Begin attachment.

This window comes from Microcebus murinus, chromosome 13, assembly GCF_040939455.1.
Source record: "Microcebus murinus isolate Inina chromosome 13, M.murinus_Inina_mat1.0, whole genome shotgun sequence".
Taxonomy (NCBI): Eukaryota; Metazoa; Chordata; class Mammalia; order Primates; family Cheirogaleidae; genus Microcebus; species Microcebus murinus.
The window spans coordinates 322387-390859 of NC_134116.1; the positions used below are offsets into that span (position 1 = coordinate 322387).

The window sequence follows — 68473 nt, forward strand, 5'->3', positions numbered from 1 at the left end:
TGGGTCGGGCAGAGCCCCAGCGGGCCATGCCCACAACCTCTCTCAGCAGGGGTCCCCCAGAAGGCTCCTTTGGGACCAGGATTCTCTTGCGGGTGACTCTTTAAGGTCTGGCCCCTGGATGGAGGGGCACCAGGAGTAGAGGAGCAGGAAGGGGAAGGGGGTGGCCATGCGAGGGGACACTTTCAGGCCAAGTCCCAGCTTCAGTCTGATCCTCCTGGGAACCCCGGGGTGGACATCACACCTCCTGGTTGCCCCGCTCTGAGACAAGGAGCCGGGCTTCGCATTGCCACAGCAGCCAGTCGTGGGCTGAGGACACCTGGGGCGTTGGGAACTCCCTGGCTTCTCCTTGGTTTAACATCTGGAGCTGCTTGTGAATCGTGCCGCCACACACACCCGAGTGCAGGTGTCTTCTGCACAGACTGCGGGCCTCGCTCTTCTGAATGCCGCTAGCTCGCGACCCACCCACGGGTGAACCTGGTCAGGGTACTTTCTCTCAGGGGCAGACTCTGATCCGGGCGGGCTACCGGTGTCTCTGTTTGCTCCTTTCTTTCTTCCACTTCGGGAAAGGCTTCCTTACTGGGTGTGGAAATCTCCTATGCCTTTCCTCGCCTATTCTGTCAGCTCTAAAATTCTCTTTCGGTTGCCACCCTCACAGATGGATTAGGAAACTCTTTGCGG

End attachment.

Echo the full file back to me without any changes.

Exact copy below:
This window comes from Microcebus murinus, chromosome 13, assembly GCF_040939455.1.
Source record: "Microcebus murinus isolate Inina chromosome 13, M.murinus_Inina_mat1.0, whole genome shotgun sequence".
Taxonomy (NCBI): Eukaryota; Metazoa; Chordata; class Mammalia; order Primates; family Cheirogaleidae; genus Microcebus; species Microcebus murinus.
The window spans coordinates 322387-390859 of NC_134116.1; the positions used below are offsets into that span (position 1 = coordinate 322387).

The window sequence follows — 68473 nt, forward strand, 5'->3', positions numbered from 1 at the left end:
TGGGTCGGGCAGAGCCCCAGCGGGCCATGCCCACAACCTCTCTCAGCAGGGGTCCCCCAGAAGGCTCCTTTGGGACCAGGATTCTCTTGCGGGTGACTCTTTAAGGTCTGGCCCCTGGATGGAGGGGCACCAGGAGTAGAGGAGCAGGAAGGGGAAGGGGGTGGCCATGCGAGGGGACACTTTCAGGCCAAGTCCCAGCTTCAGTCTGATCCTCCTGGGAACCCCGGGGTGGACATCACACCTCCTGGTTGCCCCGCTCTGAGACAAGGAGCCGGGCTTCGCATTGCCACAGCAGCCAGTCGTGGGCTGAGGACACCTGGGGCGTTGGGAACTCCCTGGCTTCTCCTTGGTTTAACATCTGGAGCTGCTTGTGAATCGTGCCGCCACACACACCCGAGTGCAGGTGTCTTCTGCACAGACTGCGGGCCTCGCTCTTCTGAATGCCGCTAGCTCGCGACCCACCCACGGGTGAACCTGGTCAGGGTACTTTCTCTCAGGGGCAGACTCTGATCCGGGCGGGCTACCGGTGTCTCTGTTTGCTCCTTTCTTTCTTCCACTTCGGGAAAGGCTTCCTTACTGGGTGTGGAAATCTCCTATGCCTTTCCTCGCCTATTCTGTCAGCTCTAAAATTCTCTTTCGGTTGCCACCCTCACAGATGGATTAGGAAACTCTTTGCGG